“Our demo mission is the smallest,” said Ward. “We’re only taking what’s essential to the mission. One of the things about high capacity computing is its very power intensive. We’re running a 1 kilowatt heater, so you have to get rid of the heat. If you want to run at night, you more than double mass take that step up,” between larger solar panels and batteries needed to provide power when the sun isn’t available.
Multiple commercial architectures will be onboard, but Ward declined to provide specifics on what gear or potential CPU types may be on board. He did, however, concur with Space IT Bridge that potential load outs could include low-end CPUs, representation for GPUs such as NVIDIA, and the latest silicon. The upside to the latest chip fabrication technologies is placing multiple cores on a single chip and the ability to monitor CPUs, shutting down one when it is damaged.
Why put computing into space in the first place? One real world application is being able to process imagery faster from other LEO satellites. Radar and visual imagery are transmitted in raw form to a ground station into the data center, consuming time and bandwidth. On-orbit processing would reduce bandwidth needs and could provide a processed image directly to an end user faster. For civilian and national defense users, faster imagery processing would be a bonanza.
Other potential applications could include any requiring extremely low latency, such as financial transactions, and any that could benefit from edge computing. A commercial version of the OrbitsEdge satellite will have multiple radios “some talking up, some talking down, some talking sideways,” said Ward, illustrating the need to send processed data back to the ground, upward for relay through a GEO communications satellite, and to communicate with other satellites for picking up and passing along raw and processed information.
OrbitsEdge is still exploring different business models. Initial satellites may be populated with servers with users leveraging VMware to run virtual instances of the apps they need with agencies and enterprises requesting more customized hardware loads tailored to specific needs. For security and speed purposes, organizations may order (buy) dedicated satellites, but potential customers need to become comfortable with and understand the advantages to on-orbit edge computing.
CEO Barbara Stinnett says OrbitsEdge has seed funding good through 2020, staff on hand and is preparing to secure a Series A round in the first quarter of 2020, talking to a mixture of venture capitalist funds and strategic partners. There are also a series of OEM announcements in the works with more information expected to be released in the upcoming months.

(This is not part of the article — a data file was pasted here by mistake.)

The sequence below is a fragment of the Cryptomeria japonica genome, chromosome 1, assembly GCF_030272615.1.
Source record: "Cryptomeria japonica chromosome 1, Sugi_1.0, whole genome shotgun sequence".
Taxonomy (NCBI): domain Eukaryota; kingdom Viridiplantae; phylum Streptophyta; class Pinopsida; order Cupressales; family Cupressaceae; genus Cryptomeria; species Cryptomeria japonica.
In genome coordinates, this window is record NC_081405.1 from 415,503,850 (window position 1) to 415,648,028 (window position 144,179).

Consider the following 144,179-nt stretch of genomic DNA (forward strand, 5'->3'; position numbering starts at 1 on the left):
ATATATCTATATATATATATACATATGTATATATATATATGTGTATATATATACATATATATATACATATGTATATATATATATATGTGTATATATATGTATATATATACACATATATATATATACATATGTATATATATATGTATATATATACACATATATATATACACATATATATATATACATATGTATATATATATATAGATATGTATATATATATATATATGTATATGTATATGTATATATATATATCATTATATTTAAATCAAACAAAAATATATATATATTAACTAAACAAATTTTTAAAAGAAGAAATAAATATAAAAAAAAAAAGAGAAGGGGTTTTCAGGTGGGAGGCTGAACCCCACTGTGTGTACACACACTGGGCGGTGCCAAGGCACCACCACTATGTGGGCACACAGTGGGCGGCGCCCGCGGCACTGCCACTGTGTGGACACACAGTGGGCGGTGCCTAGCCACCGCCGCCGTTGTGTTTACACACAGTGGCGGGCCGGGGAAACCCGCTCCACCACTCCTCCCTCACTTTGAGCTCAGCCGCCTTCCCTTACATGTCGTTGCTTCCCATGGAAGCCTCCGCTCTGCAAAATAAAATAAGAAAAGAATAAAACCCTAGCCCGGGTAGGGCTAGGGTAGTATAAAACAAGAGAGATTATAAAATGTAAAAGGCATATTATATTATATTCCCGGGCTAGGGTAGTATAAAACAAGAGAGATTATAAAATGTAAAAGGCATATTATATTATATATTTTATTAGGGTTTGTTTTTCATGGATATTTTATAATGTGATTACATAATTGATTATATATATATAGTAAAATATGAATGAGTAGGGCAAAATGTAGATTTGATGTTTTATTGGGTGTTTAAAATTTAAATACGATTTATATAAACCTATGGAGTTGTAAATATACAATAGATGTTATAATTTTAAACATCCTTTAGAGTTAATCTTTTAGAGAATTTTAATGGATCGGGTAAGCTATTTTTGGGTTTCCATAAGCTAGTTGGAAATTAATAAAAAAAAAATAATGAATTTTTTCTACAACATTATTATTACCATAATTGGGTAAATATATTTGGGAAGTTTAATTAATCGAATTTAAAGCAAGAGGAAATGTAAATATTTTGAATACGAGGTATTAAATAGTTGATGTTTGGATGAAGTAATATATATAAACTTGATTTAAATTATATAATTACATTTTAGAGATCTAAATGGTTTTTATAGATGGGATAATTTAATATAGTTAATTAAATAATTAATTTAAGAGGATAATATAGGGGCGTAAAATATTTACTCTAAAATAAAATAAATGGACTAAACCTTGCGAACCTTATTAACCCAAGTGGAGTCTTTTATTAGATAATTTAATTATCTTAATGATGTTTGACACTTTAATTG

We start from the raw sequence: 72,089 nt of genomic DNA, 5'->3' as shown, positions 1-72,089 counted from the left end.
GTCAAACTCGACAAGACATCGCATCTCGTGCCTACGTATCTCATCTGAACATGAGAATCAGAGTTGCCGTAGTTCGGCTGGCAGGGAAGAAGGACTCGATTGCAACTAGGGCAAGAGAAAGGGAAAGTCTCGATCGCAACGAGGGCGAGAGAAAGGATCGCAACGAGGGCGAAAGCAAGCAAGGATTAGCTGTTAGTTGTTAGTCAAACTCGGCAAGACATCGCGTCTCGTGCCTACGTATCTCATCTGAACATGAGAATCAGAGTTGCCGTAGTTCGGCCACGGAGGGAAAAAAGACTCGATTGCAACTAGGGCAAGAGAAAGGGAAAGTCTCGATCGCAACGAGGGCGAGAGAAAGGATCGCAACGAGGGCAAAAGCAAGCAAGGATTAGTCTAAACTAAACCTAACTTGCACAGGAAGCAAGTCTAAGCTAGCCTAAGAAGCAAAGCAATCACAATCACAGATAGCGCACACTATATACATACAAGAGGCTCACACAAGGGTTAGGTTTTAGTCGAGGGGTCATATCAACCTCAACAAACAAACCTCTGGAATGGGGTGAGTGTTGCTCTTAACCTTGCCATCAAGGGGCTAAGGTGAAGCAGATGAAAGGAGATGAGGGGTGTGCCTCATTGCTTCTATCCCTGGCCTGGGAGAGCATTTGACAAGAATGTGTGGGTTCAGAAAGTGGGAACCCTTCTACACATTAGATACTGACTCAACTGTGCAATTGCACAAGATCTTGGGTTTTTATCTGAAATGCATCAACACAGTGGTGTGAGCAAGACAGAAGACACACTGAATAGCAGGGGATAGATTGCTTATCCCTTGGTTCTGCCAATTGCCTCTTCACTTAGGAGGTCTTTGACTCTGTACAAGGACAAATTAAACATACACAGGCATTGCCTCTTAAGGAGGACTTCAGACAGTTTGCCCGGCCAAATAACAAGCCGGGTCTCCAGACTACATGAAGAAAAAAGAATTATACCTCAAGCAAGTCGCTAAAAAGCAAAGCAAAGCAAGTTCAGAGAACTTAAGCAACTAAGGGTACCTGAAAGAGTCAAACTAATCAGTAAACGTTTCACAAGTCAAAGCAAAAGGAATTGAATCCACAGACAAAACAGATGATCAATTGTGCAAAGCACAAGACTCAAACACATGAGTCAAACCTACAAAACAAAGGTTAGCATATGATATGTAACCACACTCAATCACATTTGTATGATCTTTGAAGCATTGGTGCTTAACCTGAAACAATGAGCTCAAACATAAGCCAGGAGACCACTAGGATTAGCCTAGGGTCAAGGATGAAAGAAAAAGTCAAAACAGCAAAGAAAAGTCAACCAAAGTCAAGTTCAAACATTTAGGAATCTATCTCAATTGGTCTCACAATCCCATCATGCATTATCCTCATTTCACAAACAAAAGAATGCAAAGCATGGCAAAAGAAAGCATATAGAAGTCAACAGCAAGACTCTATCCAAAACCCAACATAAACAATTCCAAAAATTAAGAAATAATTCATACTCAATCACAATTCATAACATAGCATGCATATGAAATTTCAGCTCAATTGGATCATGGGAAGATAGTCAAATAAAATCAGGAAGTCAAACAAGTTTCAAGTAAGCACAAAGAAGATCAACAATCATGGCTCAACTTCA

“We have three markets interested, all around sustainability,” Stinnett said. Oil, gas, and water infrastructure is one sector, government the second, and life sciences/health care as the third. Being able to provide easily accessible and computing resources is of interest in multiple markets.
Stinnett would not discuss how many satellites OrbitsEdge expects to put into orbit, saying the company had looked at it and would be disclosing their plans at a future time.
Space IT Bridge finds the concept of OrbitsEdge intriguing in a couple of aspects. It brings back the age-old discussion of “Big Dumb Pipe” verses “Smart Network” started up in 1990s-2000s VON Magazine era. Big dumb pipe advocates believed if you have enough broadband and low latency, everything can be solved by hauling functions and processes back to the data center, an argument that proved significantly true with the deployment of SDN and NFV in telecom networks.
However, 5G and its introduction of edge computing has brought back discussion of a smart network. The 5G community believes edge computing is an asset in time-sensitive applications affected by latency or just waiting around for a response, but the telecom community continues to define a set of use cases where edge computing is a “win” in 5G (Due in part to the fact 5G network deployments are continuously flowing works in progress dependent on RF bandwidth dictating architecture).
LEO broadband services being deployed by OneWeb, SpaceX, Telesat, and LeoSat are the “Big Dumb Pipe” of the 2020s. Will low latency and sufficient broadband in an underserved/unserved area be good enough for many/most users and applications or will OrbitsEdge fill in the role of “Smart network” by bringing edge computing to the equation? There’s no clear answer at the moment.
By Annamarie Nyirady | September 30, 2019
OrbitsEdge appointed Barbara Stinnett as CEO. OrbitsEdge designs Low Earth Orbit (LEO) micro-data centers, aiming to accelerate the commercialization of space by enabling organizations to economically streamline and analyze vast amounts of data in space. OrbitsEdge creates solutions using off-the-shelf EDGE technology and software and analytics, combined with its proprietary SatFrame technology.
Stinnett brings over three decades of Silicon Valley applied technologies experience, at Fortune 25 firms, Hewlett Packard, Oracle, and Cisco, in which she drove growth and innovation.
As a global leader, she has experience in developing markets and their ecosystems, bringing creative solutions to each vertical market across commercial and governmental entities. Her experience in mergers, acquisitions, and partnerships, led her to CEO and board of director positions for private equity and venture capital firm portfolios. Stinnett has extensive experience raising early-stage funds for technology firms.
“Commercialization of space holds amazing opportunities and at the same time has unique challenges. It’s truly one of the last frontiers for us to explore,” Stinnett said. “OrbitsEdge will provide the needed infrastructure with our proprietary SatFrame technology which allows organizations to easily and cost-effectively expand their value proposition to new heights.”